Breed evolution: Spotted horses first arrived in what’s now Mexico when the Spanish explorers began their North American treks. Abandoned or left behind, spotted horses soon made their way into New Mexico and Arizona, and spread northward.
The Nez Percé, native people who inhabited areas of Oregon, Washington, and Idaho for nearly 13,000 years, were introduced to the wild and sometimes spotted horses around 1700. It made an enormous impact on the relatively sedentary tribe. The horses increased their mobility, and allowed them to travel great distances for hunting and for trading with other tribes. The Nez Percé became accomplished riders and bred widely admired herds.
Initially called the “Palouse Horse,” after a Northwest river and valley by the same name, the breed’s name evolved into “Appaloosa.” In 1806, explorer Meriwether Lewis recorded in his diary that the Nez Percé had the largest horse herds on the continent and, “Their horses appear to be of an excellent race: lofty, elegantly formed, active and durable…some are pied by large spots of white… and many look like fine English horses.”
By 1877, the Nez Percé and the United States Cavalry were embroiled in a war over territory. The Nez Percé, led by Chief Joseph, marked some victories, and the speed, courage, and astonishing athletic ability of their horses became legend.
The tribe was pursued from Oregon through Idaho and finally to the Battle of Bear’s Paw in Montana, where Chief Joseph ultimately surrendered just 40 miles from the Canadian border and freedom.
Their horses, so valued by the Nez Percé, were confiscated. Many were destroyed, and some sold under the condition that they would not be bred. Some Nez Percé escaped into Canada with their horses, forbearers of today’s thriving Canadian population of Appaloosas.
In 1938, the Appaloosa Horse Club was founded, dedicated to preserving, promoting, and enhancing the breed. By 1947, when George Hatley became executive secretary, it had 200 registered horses and 100 members. With unflagging enthusiasm, the man who became known as “Mr. Appaloosa” guided the ApHC until his retirement in 1978; that year, registrations topped 300,000.
Today, the ApHC has registered more than 630,000 Appaloosas in the United States and beyond. The association has an active trail-riding program and sponsors several annual rides – including the 1,300-mile Chief Joseph Ride, ridden in 100-mile segments.
Owners tell us: “My very first horse had Appaloosa bloodlines,” says Lynda K.B. Taylor of Timber Creek Ranch in Worland, Wyoming. “That mare turned out to be my best friend, and she taught me about responsibility, communication, and listening to the horse’s perspective.”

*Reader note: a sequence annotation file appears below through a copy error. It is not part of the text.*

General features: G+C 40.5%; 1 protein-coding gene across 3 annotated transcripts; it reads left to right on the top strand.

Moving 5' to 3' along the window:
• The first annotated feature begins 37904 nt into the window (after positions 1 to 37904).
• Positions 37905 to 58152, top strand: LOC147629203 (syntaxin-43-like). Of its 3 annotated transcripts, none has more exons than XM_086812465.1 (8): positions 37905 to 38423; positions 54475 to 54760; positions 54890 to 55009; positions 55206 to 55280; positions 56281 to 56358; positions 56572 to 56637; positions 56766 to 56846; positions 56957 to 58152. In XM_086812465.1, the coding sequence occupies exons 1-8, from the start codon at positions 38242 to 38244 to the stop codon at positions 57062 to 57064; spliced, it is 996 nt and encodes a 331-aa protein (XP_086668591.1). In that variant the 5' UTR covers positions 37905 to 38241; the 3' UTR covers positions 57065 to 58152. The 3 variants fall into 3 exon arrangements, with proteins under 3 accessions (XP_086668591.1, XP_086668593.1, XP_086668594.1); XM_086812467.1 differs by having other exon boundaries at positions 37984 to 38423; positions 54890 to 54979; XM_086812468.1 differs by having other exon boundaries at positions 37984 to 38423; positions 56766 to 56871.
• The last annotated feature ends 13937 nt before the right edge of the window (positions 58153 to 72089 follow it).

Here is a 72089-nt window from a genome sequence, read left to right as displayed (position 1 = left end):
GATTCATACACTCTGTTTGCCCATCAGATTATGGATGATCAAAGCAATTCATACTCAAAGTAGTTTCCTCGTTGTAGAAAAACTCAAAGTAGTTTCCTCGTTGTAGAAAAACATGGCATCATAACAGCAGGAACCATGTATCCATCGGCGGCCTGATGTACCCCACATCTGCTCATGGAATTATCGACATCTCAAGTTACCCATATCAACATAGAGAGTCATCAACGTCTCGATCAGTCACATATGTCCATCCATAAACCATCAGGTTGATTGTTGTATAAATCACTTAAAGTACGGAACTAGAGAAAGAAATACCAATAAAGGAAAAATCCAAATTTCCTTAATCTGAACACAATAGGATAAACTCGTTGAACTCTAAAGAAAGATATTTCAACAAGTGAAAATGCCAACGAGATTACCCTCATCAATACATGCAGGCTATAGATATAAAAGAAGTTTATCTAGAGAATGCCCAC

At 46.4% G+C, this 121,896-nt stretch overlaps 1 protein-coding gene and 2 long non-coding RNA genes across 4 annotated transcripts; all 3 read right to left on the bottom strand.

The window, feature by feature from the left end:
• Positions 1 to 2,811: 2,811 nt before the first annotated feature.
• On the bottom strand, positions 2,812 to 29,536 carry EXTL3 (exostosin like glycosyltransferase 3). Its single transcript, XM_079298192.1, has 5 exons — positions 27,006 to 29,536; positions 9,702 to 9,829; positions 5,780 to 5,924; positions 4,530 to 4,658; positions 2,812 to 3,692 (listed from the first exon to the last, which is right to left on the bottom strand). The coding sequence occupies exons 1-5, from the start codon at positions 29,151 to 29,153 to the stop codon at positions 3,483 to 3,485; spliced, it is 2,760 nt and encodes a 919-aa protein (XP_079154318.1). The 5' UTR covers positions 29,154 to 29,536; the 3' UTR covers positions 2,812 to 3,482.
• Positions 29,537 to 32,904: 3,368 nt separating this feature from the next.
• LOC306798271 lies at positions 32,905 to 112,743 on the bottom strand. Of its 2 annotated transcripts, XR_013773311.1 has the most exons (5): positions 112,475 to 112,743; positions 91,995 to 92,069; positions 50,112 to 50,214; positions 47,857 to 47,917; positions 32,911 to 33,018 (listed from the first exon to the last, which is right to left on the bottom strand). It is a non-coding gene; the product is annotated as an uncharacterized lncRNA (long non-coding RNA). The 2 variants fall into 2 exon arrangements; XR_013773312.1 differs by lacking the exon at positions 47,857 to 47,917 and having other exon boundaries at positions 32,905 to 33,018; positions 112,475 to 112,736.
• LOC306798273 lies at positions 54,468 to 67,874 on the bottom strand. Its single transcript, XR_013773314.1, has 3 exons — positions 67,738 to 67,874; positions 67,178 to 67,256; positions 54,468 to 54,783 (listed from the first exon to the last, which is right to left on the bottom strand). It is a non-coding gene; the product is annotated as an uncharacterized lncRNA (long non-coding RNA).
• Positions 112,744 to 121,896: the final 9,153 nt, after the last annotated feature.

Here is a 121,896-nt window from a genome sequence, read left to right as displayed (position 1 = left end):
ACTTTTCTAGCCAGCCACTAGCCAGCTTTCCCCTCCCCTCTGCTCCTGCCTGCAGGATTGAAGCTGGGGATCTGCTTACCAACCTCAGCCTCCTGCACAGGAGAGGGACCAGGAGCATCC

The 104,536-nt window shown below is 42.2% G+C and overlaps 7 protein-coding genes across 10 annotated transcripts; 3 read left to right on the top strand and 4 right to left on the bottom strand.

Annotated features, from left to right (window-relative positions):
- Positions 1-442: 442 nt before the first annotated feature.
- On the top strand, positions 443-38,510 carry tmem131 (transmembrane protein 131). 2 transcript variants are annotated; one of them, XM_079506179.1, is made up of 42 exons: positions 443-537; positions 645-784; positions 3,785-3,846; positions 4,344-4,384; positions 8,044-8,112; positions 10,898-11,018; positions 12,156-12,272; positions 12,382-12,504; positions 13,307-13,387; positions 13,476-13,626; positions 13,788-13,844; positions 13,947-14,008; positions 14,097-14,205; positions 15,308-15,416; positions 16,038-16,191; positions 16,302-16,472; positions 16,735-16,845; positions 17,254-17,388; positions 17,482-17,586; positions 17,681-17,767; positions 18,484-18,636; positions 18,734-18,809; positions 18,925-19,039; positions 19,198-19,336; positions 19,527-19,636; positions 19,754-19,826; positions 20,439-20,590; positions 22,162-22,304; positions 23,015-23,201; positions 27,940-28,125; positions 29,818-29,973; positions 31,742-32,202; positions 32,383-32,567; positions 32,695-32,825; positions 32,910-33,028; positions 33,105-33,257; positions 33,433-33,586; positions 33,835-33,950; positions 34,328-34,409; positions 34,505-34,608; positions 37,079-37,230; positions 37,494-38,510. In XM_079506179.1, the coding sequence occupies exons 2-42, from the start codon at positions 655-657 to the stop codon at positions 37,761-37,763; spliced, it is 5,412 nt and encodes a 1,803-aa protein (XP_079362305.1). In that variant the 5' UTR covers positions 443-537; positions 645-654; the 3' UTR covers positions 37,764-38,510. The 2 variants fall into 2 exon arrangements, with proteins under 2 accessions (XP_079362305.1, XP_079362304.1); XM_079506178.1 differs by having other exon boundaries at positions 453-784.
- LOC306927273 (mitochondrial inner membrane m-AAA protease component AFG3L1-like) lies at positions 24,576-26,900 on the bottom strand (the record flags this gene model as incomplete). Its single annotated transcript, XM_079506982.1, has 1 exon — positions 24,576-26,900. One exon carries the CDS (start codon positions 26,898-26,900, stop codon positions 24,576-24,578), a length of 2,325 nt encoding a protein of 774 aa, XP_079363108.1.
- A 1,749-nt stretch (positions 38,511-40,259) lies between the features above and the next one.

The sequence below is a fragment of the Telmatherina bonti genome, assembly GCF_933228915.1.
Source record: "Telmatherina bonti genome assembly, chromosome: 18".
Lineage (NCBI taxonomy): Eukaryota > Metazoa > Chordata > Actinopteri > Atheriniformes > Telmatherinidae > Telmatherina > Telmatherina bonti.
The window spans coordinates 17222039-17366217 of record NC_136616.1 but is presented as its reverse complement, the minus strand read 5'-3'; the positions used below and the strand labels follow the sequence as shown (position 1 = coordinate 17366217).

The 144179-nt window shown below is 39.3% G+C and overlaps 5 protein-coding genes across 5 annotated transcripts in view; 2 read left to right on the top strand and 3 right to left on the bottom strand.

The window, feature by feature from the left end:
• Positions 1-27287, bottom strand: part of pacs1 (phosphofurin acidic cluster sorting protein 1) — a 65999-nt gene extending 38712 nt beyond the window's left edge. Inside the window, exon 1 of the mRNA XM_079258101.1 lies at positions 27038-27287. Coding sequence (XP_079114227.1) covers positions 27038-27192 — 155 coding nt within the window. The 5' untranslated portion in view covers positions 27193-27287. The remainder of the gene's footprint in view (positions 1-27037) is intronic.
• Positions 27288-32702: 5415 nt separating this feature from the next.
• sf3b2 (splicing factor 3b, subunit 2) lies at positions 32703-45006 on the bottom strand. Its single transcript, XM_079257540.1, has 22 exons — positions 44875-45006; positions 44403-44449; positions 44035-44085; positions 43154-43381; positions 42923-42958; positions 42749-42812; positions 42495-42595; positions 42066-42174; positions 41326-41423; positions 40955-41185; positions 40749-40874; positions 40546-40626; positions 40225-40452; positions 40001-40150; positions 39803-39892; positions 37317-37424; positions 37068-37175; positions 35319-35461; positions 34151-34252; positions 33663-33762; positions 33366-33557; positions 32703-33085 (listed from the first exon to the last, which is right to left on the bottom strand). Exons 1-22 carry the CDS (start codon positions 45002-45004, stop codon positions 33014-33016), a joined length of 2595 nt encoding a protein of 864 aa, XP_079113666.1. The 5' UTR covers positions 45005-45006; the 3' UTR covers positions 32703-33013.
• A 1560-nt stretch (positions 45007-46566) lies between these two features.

Taylor’s first best friend made her a lifelong advocate of the Appaloosa. A member of the ApHC since 1973, she admires the horses’ dispositions, athleticism, and trainability. She now works with the breed, focusing on foundation breeding lines, and writes about its connections with Native American history.
Growing up in Okanogan County in Washington State, Taylor explored hundreds of miles of wooded and desert trails, all close to her home. In Wyoming, Taylor often rides throughout the Big Horn Basin, traveling through badlands and high desert plains, and along wooded trails.
This trail training helps Taylor’s horses to be ready for anything. She says she’s even prepping several of the horses to be search-and-rescue horses. “With their great dispositions, they’ll be wonderful for any task,” she says.
Appaloosa Horse Resources
Appaloosa Horse Club
Appaloosa Horse Club of Canada
The Chief Joseph Foundation
DJ Bar Ranch
Foundation Appaloosa Horse Registry
Hondoo River & Trail Tours
Spirit Horse Hill
Timber Creek Ranch-Naturally
On the trail: When it’s time to saddle up, Taylor rides her newest best friend, Fourmile’s Blue Rybn. “We trust each other,” Taylor says. “She can think her way out of tight situations, avoid hidden wire, and keep me safe when other surprises arise on a trail. Her disposition is awesome – and signals a trait of the foundation Appaloosa.”
Taylor learned to rely on the horse she calls Rbyn (pronounced “Ribbon”) when the pair ran across a calf caught in a wire fence. Instead of balking or panicking at the calf’s constant cries, Rbyn stood still.
“It was my favorite moment trail riding with Rybn,” Taylor says. “I really didn’t know what to expect from Rybn at that time, but she proved to be solid as a rock. I felt like I had an extra helping hand as I helped the calf. From that point on, we were one team rather than just horse and rider.”
Taylor’s husband and daughter often accompany her on the trails, also riding the Appaloosas that are part of the family’s breeding program. Together, the family has three mares, a 2-year-old stallion, a yearling stallion prospect, and a 2-year-old gelding. All are registered foundation ApHC Appaloosas.
Selection savvy: “Please consider the foundation Appaloosas,” Taylor says. “They’re smart, athletic, have long-lived stamina, are careful and tough, and have awesome, personable dispositions. You’ll find a colorful partner that you can trust out on the trail.”
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